Revisiting a major success of a quarter of a century ago is always interesting, but sometimes disconcerting, especially if the play in question has not become a staple of the theatrical repertoire. Louise Page’s Salonika doesn’t feel dated, except in so far as the characters’ ages and experiences set it firmly in the 1980s, but Page’s “groundbreaking feminist viewpoint” now seems less than revolutionary.
Salonika merges character comedy, fantasy, poetry, mystery and social comment boldly, but with debatable success. The elderly mother and daughter whose fractious relationship sets up plenty of good gags (though rather too many on the theme of Brits’ mistrust of “abroad”) have to become sufficiently three-dimensional to explore themes of loss, freedom, loneliness and so on.
Salonika is where Charlotte’s husband, Ben, lost his life as a First World War soldier. Now, 64 years later, her daughter Enid’s wish to see the grave of the father she never knew has brought the 82-year-old Charlotte unwillingly to Greece. They’re joined by Leonard, at 75 still willing to hitchhike across Europe to pursue his courtship of Charlotte. The mutual dislike of Leonard and Enid, unmarried and living with her mother, seems certain to force Charlotte into a choice between them.
Helping resolve this complex triangle are two young men from the fringes of the real world. Ben appears whenever thoughts drift his way, to interrogate the other characters’ world-view, and Peter, the mysterious naked sleeper on the beach, appears to offer alternatives of freedom and irresponsibility.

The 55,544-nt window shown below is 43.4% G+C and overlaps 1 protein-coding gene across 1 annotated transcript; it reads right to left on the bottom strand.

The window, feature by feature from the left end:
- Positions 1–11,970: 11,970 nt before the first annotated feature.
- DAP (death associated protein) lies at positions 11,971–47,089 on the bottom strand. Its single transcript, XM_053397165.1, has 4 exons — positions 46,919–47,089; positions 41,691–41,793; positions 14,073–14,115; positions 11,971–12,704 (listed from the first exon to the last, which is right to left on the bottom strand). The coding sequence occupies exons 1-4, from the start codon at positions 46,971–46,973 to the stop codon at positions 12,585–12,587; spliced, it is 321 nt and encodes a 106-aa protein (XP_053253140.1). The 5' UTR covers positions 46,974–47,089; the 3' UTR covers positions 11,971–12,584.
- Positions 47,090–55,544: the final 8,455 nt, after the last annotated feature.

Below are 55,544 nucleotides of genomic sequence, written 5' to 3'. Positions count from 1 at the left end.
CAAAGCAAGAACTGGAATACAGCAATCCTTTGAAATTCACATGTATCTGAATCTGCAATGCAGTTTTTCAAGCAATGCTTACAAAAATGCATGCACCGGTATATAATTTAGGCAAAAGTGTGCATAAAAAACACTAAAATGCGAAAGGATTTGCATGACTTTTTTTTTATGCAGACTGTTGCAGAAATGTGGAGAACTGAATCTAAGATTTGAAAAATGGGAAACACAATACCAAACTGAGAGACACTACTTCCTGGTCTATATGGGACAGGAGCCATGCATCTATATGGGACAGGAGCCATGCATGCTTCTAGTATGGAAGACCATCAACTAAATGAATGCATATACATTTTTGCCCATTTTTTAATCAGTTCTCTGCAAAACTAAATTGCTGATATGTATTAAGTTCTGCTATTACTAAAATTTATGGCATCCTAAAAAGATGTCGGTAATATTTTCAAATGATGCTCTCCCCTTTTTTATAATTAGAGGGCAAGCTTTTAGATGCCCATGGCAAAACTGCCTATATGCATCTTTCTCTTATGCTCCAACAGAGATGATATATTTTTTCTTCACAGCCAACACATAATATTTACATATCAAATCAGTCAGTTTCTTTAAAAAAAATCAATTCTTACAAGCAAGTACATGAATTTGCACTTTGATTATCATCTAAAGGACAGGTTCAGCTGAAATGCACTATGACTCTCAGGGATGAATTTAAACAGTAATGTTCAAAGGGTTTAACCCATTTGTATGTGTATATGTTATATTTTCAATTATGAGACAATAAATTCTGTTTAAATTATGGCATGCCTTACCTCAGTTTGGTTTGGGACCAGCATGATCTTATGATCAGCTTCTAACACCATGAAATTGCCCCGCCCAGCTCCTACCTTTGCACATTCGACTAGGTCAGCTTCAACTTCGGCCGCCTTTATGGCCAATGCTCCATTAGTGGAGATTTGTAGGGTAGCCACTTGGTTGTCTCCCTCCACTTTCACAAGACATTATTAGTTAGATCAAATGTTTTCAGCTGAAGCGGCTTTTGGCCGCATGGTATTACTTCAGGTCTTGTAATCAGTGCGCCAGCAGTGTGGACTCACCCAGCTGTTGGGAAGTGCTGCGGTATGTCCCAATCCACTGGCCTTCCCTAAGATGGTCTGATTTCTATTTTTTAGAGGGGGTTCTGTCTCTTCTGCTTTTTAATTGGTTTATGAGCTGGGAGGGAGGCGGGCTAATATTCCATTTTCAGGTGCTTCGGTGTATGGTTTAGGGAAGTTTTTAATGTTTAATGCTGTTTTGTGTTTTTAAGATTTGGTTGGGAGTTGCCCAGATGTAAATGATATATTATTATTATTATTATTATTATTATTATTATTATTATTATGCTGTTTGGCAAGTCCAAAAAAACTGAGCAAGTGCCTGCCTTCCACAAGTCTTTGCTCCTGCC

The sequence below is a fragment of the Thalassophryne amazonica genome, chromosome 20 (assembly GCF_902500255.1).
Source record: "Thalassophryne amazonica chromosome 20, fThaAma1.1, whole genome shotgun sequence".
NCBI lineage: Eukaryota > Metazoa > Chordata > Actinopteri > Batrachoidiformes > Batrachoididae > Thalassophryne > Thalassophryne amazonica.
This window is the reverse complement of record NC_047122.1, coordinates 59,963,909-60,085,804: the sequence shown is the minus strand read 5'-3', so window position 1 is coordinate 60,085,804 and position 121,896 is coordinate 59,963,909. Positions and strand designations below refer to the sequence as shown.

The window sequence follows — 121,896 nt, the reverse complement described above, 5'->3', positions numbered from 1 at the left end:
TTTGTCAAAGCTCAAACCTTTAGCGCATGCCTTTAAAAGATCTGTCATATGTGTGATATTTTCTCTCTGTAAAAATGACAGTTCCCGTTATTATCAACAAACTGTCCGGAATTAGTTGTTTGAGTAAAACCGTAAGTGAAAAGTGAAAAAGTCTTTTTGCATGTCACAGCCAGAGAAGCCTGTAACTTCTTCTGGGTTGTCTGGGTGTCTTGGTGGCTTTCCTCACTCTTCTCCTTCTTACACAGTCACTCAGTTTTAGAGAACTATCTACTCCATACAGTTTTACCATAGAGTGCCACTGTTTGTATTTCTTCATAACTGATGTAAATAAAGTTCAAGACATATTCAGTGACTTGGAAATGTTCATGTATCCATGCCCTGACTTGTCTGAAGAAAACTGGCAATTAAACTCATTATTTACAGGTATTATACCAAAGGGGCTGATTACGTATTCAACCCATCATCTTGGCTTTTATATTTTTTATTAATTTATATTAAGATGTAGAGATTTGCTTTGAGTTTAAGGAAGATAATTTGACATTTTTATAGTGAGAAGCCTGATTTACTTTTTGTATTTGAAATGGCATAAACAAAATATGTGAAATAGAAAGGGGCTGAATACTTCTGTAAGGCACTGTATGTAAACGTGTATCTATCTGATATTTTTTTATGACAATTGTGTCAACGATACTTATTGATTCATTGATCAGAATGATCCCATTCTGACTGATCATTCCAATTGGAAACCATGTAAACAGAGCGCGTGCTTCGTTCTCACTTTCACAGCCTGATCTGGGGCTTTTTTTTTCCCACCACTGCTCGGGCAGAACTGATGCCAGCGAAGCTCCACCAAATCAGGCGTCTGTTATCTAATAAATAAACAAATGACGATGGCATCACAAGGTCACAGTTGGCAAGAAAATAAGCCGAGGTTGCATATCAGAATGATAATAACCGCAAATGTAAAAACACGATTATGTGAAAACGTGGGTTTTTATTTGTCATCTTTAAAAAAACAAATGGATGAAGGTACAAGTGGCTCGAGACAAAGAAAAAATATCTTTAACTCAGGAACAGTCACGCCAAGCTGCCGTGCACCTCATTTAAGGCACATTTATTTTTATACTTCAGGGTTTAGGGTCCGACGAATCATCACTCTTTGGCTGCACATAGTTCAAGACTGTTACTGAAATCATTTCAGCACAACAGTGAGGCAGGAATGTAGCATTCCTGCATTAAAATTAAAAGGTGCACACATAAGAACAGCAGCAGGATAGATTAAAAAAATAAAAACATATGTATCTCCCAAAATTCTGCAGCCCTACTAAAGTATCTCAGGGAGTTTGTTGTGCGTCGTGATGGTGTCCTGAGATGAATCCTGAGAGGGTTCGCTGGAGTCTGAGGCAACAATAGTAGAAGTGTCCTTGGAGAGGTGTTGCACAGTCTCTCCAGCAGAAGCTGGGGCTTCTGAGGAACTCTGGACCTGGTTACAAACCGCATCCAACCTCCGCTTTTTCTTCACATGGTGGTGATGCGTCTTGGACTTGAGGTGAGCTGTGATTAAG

All five actors give intelligent and accomplished performances, with Josephine Tewson (Charlotte), Lynn Farleigh (Enid) and Fred Pearson (Leonard) well matched as the central trio. However, though Farleigh’s failed liberation in the last act is very moving, elsewhere it’s not easy to become involved in their problems and decisions. Daniel Bayle (Peter) and Paul Fox (Ben) both combine otherworldly detachment with, respectively, the joys and agonies of the flesh.
Nikolai Foster’s clear-eyed, unsensational direction is helped by Colin Richmond’s designs, essentially minimalist, but with the occasional coup de theatre, as when Ben in his First World War uniform erupts from the sand on his first entrance. The expanse of sand and James Whiteside’s intense lighting make the heat palpable at the outset and in Mic Pool’s video and sound the sea is always there, soothing and dangerous.
It’s difficult to take issue with any of the parts of this well-balanced production of a challenging play, but the sum lacks the wished-for impact.